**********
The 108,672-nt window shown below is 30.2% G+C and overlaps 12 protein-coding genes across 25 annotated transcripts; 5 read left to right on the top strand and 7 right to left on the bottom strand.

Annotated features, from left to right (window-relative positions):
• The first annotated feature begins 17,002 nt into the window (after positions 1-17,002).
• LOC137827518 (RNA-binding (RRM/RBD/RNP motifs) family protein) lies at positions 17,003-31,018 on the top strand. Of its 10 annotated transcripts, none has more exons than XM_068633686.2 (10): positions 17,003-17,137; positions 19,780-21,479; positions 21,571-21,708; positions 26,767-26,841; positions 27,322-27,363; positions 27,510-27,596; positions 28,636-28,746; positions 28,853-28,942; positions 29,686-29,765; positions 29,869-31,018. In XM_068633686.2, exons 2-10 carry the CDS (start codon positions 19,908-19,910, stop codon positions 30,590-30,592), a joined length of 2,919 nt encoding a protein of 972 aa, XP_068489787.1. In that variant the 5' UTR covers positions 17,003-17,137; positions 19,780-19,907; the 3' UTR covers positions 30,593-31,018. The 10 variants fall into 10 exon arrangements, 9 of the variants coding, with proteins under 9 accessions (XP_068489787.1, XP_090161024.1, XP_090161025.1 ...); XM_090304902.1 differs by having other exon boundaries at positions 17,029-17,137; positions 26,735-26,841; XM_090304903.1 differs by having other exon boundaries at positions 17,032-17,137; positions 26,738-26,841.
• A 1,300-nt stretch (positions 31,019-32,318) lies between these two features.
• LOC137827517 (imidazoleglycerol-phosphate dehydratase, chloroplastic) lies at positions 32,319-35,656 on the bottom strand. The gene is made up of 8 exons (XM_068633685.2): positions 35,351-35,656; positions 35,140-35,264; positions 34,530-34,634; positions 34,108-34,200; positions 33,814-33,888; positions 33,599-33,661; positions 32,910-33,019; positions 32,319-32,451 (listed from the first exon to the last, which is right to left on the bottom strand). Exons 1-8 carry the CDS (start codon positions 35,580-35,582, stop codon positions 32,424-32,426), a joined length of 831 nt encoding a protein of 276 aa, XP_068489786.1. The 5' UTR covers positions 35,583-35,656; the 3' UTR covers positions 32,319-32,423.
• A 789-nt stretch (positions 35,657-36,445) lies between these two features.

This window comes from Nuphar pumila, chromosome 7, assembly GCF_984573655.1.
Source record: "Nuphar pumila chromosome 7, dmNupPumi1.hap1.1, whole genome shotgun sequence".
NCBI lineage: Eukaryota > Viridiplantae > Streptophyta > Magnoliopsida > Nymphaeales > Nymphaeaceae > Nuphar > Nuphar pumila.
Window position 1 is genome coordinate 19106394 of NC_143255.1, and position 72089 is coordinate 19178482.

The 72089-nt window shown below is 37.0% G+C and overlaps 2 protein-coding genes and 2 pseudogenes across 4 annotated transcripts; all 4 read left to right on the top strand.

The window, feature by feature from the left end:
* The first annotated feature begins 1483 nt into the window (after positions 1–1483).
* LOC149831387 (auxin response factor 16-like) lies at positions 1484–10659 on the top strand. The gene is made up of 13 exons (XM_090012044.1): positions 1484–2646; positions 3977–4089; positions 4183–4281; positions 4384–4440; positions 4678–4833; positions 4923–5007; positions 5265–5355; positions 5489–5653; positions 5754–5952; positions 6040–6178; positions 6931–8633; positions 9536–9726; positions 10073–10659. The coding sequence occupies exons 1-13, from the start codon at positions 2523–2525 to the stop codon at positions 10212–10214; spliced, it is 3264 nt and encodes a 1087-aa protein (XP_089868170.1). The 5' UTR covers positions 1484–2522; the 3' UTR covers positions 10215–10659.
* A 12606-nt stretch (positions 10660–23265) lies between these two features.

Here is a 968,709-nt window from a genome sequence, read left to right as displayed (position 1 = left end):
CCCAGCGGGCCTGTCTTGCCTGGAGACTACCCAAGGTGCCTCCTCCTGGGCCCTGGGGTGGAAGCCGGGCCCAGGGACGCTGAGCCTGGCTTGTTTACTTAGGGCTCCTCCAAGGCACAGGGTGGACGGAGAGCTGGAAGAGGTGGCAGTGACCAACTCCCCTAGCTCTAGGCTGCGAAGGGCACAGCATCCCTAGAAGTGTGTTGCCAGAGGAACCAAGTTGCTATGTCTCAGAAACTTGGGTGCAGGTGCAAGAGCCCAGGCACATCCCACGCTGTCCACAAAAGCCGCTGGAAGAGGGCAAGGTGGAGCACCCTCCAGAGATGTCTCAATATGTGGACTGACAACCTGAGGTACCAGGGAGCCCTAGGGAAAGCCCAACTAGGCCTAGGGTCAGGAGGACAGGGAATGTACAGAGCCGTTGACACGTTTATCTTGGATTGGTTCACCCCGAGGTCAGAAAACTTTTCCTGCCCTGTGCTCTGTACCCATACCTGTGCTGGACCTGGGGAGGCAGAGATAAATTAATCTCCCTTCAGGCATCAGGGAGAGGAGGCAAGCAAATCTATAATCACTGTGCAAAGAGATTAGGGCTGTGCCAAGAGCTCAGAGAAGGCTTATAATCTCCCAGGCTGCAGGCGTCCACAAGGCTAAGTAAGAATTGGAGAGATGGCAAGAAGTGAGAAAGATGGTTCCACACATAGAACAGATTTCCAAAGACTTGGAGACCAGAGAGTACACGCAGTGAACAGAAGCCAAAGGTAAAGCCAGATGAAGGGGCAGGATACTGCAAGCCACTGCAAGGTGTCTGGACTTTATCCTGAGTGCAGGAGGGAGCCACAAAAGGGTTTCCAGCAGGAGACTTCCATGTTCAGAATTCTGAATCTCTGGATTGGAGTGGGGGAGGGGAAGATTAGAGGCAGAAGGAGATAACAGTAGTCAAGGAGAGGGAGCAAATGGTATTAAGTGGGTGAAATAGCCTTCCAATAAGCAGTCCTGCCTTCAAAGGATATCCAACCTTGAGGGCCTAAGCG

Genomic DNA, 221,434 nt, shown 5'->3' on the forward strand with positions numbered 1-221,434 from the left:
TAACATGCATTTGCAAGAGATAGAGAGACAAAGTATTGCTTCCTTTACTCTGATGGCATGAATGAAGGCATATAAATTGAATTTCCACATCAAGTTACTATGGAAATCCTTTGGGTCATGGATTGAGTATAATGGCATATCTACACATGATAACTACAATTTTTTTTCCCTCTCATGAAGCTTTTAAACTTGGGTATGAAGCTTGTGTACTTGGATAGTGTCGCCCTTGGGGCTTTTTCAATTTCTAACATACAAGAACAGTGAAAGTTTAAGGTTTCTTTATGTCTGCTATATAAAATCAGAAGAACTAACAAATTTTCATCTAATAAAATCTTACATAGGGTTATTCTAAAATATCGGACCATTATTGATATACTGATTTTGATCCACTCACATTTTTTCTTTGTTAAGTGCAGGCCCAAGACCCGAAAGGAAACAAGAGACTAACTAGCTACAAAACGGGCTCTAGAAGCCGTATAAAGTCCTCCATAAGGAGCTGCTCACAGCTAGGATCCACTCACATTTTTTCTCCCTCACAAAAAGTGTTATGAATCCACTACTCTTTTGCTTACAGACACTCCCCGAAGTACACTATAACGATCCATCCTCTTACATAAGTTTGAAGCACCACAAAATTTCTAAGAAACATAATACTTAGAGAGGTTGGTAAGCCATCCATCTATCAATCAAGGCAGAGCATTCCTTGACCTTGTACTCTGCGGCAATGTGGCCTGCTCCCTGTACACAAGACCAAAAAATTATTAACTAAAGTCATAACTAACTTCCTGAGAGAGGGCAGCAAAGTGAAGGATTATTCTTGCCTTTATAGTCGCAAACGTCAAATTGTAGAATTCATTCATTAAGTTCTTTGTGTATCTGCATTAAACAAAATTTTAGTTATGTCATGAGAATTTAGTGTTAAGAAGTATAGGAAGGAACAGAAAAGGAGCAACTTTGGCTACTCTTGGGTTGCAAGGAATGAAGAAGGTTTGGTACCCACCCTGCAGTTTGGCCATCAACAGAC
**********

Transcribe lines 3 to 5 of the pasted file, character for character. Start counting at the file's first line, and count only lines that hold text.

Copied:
• The first annotated feature begins 17,002 nt into the window (after positions 1-17,002).
• LOC137827518 (RNA-binding (RRM/RBD/RNP motifs) family protein) lies at positions 17,003-31,018 on the top strand. Of its 10 annotated transcripts, none has more exons than XM_068633686.2 (10): positions 17,003-17,137; positions 19,780-21,479; positions 21,571-21,708; positions 26,767-26,841; positions 27,322-27,363; positions 27,510-27,596; positions 28,636-28,746; positions 28,853-28,942; positions 29,686-29,765; positions 29,869-31,018. In XM_068633686.2, exons 2-10 carry the CDS (start codon positions 19,908-19,910, stop codon positions 30,590-30,592), a joined length of 2,919 nt encoding a protein of 972 aa, XP_068489787.1. In that variant the 5' UTR covers positions 17,003-17,137; positions 19,780-19,907; the 3' UTR covers positions 30,593-31,018. The 10 variants fall into 10 exon arrangements, 9 of the variants coding, with proteins under 9 accessions (XP_068489787.1, XP_090161024.1, XP_090161025.1 ...); XM_090304902.1 differs by having other exon boundaries at positions 17,029-17,137; positions 26,735-26,841; XM_090304903.1 differs by having other exon boundaries at positions 17,032-17,137; positions 26,738-26,841.
• A 1,300-nt stretch (positions 31,019-32,318) lies between these two features.